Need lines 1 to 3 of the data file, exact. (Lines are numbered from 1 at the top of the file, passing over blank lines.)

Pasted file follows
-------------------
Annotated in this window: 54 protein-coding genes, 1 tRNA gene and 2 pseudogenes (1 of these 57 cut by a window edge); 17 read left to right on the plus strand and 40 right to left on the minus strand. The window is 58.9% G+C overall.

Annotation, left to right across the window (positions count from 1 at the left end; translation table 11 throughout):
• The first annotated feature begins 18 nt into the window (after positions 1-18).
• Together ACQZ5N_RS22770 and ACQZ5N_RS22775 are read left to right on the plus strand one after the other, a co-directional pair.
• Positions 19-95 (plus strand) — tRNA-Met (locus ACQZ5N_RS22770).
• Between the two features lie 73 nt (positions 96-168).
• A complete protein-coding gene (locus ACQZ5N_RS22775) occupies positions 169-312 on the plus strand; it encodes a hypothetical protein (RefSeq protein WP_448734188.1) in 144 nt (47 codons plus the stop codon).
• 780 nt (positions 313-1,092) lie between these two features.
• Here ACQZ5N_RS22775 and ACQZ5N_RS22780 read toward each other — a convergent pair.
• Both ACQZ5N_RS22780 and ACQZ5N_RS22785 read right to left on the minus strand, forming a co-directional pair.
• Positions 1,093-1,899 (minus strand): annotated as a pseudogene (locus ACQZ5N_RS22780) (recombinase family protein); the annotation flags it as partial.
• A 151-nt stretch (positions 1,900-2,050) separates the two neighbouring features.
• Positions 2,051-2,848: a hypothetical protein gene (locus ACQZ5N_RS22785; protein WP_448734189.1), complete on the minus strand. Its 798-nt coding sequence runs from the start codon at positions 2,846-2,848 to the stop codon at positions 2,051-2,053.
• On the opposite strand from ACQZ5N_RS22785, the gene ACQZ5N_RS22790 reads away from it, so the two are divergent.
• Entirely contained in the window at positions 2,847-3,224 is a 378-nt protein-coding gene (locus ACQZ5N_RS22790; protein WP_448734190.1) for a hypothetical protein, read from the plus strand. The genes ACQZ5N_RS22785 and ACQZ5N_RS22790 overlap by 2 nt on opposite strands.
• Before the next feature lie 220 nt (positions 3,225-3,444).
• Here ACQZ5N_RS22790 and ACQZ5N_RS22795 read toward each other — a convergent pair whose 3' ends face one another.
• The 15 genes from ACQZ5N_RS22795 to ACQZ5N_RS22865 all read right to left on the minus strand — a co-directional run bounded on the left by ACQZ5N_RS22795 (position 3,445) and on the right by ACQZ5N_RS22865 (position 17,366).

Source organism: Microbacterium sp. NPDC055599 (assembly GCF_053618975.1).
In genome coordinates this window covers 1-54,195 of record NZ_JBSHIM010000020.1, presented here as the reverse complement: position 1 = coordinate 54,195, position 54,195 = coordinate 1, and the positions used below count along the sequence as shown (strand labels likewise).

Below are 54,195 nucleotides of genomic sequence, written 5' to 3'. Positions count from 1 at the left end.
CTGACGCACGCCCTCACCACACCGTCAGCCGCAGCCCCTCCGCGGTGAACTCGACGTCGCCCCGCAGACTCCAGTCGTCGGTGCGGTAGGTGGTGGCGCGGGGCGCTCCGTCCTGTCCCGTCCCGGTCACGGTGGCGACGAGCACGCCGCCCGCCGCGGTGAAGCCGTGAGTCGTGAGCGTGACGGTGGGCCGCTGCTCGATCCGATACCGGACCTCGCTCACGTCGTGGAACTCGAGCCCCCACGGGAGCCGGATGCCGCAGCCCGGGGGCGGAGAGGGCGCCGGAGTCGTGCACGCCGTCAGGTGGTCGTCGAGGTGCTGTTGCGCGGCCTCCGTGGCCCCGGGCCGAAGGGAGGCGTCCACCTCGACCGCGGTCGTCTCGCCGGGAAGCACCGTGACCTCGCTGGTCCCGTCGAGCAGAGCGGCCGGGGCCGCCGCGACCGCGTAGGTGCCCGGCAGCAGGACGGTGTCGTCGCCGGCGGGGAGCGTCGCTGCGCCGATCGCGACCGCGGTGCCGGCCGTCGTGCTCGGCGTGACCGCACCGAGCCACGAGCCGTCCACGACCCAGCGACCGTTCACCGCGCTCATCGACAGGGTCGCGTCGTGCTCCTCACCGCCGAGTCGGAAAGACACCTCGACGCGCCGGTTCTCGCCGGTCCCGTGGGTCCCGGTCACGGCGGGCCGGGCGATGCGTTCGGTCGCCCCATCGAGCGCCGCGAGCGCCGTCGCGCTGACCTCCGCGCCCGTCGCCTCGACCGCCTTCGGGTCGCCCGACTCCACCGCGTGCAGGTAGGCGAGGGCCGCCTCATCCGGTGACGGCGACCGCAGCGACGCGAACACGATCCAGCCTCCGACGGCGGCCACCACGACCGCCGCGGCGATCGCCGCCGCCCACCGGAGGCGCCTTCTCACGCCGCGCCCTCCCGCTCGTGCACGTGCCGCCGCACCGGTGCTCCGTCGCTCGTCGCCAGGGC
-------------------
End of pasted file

Annotated in this window: 54 protein-coding genes, 1 tRNA gene and 2 pseudogenes (1 of these 57 cut by a window edge); 17 read left to right on the plus strand and 40 right to left on the minus strand. The window is 58.9% G+C overall.

Annotation, left to right across the window (positions count from 1 at the left end; translation table 11 throughout):
• The first annotated feature begins 18 nt into the window (after positions 1-18).